Contamination classification criteria clarified by WA Court

22 May 2024

In the recent Western Australian Supreme Court (Court) decision of Greenland Resources Pty Ltd v Contaminated Sites Committee [2024] WASC 162, Greenland Resources Pty Ltd (Greenland) challenged, by judicial review, the decision of the Contaminated Sites Committee (Committee) to uphold a contaminated site classification of ‘Possibly contaminated – investigation required’.

This site classification has a low criterion of ‘[t]here are grounds to indicate possible contamination of the site’: Schedule 1 of the Contaminated Sites Act 2003 (WA) (Act). This classification can have a significant financial valuation effect (particularly for mortgages) given that the classification indicates the possibility of contamination which, if remediation is ultimately required, is an unquantifiable risk.

On appeal before the Committee, and on judicial review, Greenland challenged the site classification on the basis that the site was not ‘contaminated’. Greenland contended that any measurements of elevated chemicals on the site were not caused by on-site compost stockpiles but reflected local background levels for an area featuring current and historical rural activities.

The site

Greenland occupied rural land which, since 2016, had been used as a vineyard (Site) and the storage of composting stockpiles.

Adjacent to the Site was land (Adjacent Land) that a related entity of Greenland had (from 2002 to 2014) used as a compost facility. The Adjacent Land having been previously classified, under the Act, as ‘Possibly contaminated – investigation required‘ and subjected to a requirement, under Environmental Protection Act 1986 (WA), for the removal of composting stockpiles.

Causation irrelevant for site classification

Greenland contended that the Committee failed to give proper, genuine, and realistic consideration of the applicant’s ground of appeal, being that the land was not contaminated, but if it was then any contamination would be exempt under the Regulation in 5(2)(f) of the Contaminated Sites Regulations 2006 (WA) (Regulations).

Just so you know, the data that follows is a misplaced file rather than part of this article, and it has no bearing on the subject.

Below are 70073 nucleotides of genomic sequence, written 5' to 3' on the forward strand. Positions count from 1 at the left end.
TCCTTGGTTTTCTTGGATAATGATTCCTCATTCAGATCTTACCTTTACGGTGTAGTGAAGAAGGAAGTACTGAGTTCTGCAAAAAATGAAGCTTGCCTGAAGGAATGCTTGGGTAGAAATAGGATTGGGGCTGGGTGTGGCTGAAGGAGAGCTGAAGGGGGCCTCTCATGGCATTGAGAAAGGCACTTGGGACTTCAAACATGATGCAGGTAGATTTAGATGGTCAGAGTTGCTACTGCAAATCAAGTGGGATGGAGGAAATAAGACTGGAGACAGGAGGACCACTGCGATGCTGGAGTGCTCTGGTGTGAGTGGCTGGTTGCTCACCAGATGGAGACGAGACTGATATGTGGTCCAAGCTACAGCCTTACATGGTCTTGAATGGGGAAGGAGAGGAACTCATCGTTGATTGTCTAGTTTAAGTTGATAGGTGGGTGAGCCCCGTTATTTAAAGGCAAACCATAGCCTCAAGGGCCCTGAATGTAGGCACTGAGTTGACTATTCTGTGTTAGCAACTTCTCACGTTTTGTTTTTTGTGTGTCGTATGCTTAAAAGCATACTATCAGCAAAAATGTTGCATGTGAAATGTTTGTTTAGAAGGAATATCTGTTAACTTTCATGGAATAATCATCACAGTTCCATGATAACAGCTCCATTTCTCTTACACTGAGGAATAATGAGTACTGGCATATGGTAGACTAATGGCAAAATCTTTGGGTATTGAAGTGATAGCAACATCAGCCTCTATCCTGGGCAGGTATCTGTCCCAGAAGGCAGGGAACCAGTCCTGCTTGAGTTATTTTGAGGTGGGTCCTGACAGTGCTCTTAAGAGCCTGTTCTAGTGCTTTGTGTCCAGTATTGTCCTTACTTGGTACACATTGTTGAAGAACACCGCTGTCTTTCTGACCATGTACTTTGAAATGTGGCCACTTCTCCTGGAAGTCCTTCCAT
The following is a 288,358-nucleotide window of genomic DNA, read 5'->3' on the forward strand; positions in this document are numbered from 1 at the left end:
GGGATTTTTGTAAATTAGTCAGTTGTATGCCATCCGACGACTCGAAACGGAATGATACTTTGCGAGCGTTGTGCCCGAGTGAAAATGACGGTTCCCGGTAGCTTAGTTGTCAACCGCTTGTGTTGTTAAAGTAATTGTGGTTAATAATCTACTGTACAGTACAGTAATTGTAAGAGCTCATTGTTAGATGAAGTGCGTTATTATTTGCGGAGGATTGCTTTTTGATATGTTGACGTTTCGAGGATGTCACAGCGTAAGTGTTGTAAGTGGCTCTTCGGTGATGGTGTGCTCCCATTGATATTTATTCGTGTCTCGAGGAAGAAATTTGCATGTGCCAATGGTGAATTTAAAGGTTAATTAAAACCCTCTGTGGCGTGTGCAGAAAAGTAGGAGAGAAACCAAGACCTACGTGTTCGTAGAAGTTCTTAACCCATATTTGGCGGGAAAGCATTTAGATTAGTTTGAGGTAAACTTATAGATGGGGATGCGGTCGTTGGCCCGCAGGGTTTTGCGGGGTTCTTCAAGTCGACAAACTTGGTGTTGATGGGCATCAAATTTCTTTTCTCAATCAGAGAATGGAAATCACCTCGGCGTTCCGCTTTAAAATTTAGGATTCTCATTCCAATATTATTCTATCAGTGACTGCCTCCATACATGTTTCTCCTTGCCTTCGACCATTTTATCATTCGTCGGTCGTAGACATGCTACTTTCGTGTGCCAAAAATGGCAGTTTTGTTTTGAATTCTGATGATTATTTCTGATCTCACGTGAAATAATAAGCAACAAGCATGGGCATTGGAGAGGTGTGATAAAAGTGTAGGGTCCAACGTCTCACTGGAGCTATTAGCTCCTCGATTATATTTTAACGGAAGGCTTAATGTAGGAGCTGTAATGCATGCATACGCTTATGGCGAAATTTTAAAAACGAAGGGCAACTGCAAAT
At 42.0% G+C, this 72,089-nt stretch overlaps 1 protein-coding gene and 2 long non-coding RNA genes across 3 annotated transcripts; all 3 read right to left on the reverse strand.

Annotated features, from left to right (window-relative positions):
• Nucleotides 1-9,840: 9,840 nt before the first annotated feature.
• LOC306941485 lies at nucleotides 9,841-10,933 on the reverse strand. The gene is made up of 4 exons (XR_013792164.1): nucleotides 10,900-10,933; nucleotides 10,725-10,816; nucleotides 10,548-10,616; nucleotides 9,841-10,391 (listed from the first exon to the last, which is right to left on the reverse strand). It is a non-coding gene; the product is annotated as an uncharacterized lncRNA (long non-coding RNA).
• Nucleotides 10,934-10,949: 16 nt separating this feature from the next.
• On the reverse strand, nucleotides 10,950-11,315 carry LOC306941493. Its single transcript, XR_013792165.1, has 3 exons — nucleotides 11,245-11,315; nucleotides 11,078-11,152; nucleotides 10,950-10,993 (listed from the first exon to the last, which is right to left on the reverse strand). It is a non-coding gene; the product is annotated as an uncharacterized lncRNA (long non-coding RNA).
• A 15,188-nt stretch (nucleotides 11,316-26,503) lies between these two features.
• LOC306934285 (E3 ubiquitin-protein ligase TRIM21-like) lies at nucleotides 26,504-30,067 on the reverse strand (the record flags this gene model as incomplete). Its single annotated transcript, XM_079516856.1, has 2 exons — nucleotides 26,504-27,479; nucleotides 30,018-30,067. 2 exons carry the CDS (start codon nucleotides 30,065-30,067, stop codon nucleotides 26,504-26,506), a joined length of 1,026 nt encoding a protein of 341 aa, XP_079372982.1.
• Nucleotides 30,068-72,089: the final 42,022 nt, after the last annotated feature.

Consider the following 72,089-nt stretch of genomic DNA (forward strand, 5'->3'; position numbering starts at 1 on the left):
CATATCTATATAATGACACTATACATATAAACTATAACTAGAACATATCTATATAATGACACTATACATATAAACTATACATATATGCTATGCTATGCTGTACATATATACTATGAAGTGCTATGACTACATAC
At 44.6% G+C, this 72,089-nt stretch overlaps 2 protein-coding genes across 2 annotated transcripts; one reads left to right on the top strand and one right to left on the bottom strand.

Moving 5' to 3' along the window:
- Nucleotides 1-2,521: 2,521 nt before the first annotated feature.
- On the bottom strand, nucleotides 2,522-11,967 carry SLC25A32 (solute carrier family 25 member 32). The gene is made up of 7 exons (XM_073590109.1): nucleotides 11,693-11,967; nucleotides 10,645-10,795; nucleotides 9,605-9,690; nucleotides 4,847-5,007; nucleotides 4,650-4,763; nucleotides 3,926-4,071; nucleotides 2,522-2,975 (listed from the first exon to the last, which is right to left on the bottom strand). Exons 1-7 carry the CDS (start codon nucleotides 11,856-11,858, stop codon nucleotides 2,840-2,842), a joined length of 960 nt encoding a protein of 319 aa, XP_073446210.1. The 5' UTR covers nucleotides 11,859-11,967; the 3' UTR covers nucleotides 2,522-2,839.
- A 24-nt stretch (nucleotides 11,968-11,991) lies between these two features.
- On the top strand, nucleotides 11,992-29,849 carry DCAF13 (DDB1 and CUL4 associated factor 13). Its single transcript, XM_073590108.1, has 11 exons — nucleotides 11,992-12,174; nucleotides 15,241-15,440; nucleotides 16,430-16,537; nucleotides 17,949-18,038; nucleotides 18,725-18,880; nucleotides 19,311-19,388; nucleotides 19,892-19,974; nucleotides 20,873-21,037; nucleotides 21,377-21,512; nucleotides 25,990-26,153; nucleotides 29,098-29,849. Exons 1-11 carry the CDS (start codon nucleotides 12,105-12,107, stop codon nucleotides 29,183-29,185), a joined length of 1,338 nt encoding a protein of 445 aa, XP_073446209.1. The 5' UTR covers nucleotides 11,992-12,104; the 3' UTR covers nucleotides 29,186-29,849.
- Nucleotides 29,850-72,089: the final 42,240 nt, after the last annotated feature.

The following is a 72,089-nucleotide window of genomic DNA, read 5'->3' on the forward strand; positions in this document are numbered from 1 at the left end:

The Court held that the issue of causation was irrelevant to the classification task that was performed by the Committee (in contrast to its separate role in determining responsibility for remediation when a site is classified as ‘Contaminated – remediation required‘). Consequently, the Committee did not need to form any view regarding whether the stockpiles were causative of the contamination and did not need to have regard to Greenland’s expert evidence that sought to address causation.

The Court considered that the issue of causation was only relevant at a potential subsequent stage, eg, ‘responsibility for remediation’ determination by the Committee (pursuant to a ‘Contaminated – remediation required classification’).

The Court accepted the contention of the Department of Water and Environmental Regulation (Department) that the proper approach to classifying the site as site as ‘Possibly contaminated – investigation required‘ involved:

  1. there are grounds/information that need only ‘indicate possible contamination’ (given the criterion for the site classification); and
  2. the effect of the definition of ‘contaminated’, means:
    1. a site will be contaminated where a relevant substance is present; and
    2. the relevant substance presents or has the potential to present a risk of harm to human health, the environment, or any environmental value.